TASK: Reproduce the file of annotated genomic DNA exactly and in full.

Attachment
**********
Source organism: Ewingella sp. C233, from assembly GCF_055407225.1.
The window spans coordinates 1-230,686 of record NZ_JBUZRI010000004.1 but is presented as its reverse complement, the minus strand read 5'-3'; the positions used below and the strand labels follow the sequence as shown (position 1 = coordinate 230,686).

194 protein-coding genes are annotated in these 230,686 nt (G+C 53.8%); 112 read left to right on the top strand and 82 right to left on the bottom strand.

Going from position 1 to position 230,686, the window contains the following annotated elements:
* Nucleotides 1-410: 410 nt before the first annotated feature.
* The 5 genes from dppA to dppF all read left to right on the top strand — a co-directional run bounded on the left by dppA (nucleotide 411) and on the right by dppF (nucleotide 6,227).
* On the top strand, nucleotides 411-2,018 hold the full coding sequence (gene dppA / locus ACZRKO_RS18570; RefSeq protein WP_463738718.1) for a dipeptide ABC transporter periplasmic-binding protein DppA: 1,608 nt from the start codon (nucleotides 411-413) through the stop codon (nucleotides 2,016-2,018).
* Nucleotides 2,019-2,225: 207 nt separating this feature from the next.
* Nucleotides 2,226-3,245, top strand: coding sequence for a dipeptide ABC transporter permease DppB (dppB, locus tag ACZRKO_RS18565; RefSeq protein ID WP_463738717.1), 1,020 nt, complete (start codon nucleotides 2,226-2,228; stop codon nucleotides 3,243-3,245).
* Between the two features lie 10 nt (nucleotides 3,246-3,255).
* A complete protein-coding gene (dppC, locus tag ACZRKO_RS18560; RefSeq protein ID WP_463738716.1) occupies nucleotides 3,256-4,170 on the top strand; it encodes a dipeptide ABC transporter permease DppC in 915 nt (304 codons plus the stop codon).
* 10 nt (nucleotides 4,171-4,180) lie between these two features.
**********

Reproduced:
Source organism: Ewingella sp. C233, from assembly GCF_055407225.1.
The window spans coordinates 1-230,686 of record NZ_JBUZRI010000004.1 but is presented as its reverse complement, the minus strand read 5'-3'; the positions used below and the strand labels follow the sequence as shown (position 1 = coordinate 230,686).

194 protein-coding genes are annotated in these 230,686 nt (G+C 53.8%); 112 read left to right on the top strand and 82 right to left on the bottom strand.

Going from position 1 to position 230,686, the window contains the following annotated elements:
* Nucleotides 1-410: 410 nt before the first annotated feature.
* The 5 genes from dppA to dppF all read left to right on the top strand — a co-directional run bounded on the left by dppA (nucleotide 411) and on the right by dppF (nucleotide 6,227).
* On the top strand, nucleotides 411-2,018 hold the full coding sequence (gene dppA / locus ACZRKO_RS18570; RefSeq protein WP_463738718.1) for a dipeptide ABC transporter periplasmic-binding protein DppA: 1,608 nt from the start codon (nucleotides 411-413) through the stop codon (nucleotides 2,016-2,018).
* Nucleotides 2,019-2,225: 207 nt separating this feature from the next.
* Nucleotides 2,226-3,245, top strand: coding sequence for a dipeptide ABC transporter permease DppB (dppB, locus tag ACZRKO_RS18565; RefSeq protein ID WP_463738717.1), 1,020 nt, complete (start codon nucleotides 2,226-2,228; stop codon nucleotides 3,243-3,245).
* Between the two features lie 10 nt (nucleotides 3,246-3,255).
* A complete protein-coding gene (dppC, locus tag ACZRKO_RS18560; RefSeq protein ID WP_463738716.1) occupies nucleotides 3,256-4,170 on the top strand; it encodes a dipeptide ABC transporter permease DppC in 915 nt (304 codons plus the stop codon).
* 10 nt (nucleotides 4,171-4,180) lie between these two features.